What Women Want-What Men Want: Why the Sexes Still See Love and Commitment So Differently

By John Marshall Townsend | Go to book overview

Conclusion Coping with Sex Differences and Cultural Change

In the theoretical background, as opposed to the descriptive and normative content of this book, I would, if I were writing it today, lay more emphasis on man's specific biological inheritance from earlier human forms and also on parallels between Homo sapiens and other than mammalian species. I believe I underestimated the fruitfulness of comparisons between human beings and birds, for example, where the importance of vision, the requirements of shelter, and two parents for the care of the young provide more than a pretty figure of speech for explaining the facts of life to children.

-- Margaret Mead, Male and Female

The two chamberlains, who were to carry the train, stooped down with their hands toward the floor, just as if they were picking up the mantle; then they pretended to be holding something in the air. They did not dare to let it be noticed that they saw nothing. So the Emperor went in procession under the rich canopy and every one in the streets said, "How incomparable are the Emperor's new clothes! what a train he has to his mantle! how it fits him!" No one would let it be percieved that he could see nothing, for that would have shown that he was not fit for his office, or was very stupid. No clothes of the Emperor's had ever had such a success as these.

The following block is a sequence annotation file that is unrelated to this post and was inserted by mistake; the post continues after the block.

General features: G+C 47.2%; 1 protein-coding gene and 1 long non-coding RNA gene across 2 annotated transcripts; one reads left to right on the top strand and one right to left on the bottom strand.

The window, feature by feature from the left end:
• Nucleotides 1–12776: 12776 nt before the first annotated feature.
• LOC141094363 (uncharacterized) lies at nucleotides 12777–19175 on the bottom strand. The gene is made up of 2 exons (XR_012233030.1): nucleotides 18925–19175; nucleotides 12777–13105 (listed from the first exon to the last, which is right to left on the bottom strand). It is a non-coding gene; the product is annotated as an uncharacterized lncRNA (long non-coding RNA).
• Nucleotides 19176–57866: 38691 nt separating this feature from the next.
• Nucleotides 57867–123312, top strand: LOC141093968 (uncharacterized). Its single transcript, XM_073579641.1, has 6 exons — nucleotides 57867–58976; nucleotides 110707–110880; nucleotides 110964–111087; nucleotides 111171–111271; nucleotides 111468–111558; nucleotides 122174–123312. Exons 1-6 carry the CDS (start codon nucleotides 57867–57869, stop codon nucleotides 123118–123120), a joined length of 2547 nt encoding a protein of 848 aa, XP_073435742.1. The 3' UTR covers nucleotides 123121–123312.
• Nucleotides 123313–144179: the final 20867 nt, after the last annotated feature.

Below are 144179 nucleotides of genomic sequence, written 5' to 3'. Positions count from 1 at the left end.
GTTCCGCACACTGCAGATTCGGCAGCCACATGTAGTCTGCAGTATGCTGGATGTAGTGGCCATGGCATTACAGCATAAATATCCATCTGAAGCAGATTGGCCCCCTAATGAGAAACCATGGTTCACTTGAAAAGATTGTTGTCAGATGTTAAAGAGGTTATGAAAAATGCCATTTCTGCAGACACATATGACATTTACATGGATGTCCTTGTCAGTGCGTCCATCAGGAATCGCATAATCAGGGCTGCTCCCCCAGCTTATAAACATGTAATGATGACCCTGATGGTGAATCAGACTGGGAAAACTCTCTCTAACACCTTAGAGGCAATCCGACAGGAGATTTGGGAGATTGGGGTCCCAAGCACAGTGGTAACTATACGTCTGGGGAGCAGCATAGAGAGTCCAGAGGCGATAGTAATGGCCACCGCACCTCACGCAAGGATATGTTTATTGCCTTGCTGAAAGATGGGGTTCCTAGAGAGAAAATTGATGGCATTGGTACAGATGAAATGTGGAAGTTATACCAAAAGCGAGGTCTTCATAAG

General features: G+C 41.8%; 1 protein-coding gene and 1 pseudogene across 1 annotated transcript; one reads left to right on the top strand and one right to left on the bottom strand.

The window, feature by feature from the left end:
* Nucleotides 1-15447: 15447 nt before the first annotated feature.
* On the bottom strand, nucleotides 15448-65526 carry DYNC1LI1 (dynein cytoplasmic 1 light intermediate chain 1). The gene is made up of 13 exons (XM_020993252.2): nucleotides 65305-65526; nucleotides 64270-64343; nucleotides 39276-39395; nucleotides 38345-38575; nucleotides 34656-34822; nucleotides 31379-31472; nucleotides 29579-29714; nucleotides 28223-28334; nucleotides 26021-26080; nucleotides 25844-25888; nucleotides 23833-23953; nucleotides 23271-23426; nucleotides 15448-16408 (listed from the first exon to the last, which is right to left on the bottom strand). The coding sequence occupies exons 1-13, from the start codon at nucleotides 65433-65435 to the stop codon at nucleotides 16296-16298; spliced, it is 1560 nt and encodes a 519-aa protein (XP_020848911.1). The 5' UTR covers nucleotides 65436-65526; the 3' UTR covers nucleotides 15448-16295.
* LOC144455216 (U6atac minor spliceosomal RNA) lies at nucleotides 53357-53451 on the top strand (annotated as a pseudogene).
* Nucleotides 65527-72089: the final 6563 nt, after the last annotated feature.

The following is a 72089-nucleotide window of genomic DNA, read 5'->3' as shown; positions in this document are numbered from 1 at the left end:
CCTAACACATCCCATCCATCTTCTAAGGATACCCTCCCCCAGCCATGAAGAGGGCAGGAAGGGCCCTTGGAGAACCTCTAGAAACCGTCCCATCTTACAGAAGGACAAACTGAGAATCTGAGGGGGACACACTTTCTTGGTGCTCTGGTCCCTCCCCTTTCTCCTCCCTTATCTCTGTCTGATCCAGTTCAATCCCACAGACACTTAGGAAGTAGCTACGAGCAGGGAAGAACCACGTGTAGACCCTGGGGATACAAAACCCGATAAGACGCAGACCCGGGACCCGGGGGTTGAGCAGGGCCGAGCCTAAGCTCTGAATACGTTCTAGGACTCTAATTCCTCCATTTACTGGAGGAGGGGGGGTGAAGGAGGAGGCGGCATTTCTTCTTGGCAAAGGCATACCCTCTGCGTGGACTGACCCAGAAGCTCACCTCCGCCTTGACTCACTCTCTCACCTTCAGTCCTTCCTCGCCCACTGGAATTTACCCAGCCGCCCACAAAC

-- Hans Christian Anderson, The Emperor's New Clothes

ALTHOUGH A FEW CULTURAL ANTHROPOLOGISTS have sought to isolate a core of cross-cultural universals they could call "human nature," by and large, they have emphasized how much human behavior varies in different societies. 1 Cultural differences are the anthropologist's stock and trade. After all, if people were the same everywhere, there would be no need to travel to exotic lands to study them. A study right in one's own backyard could deliver the same information. Anthropologists have thus been inclined to look for the exotic and to gloss over or ignore the familiar. This bias is particularly apparent in the study of sex differences. In the pages to follow, we will see

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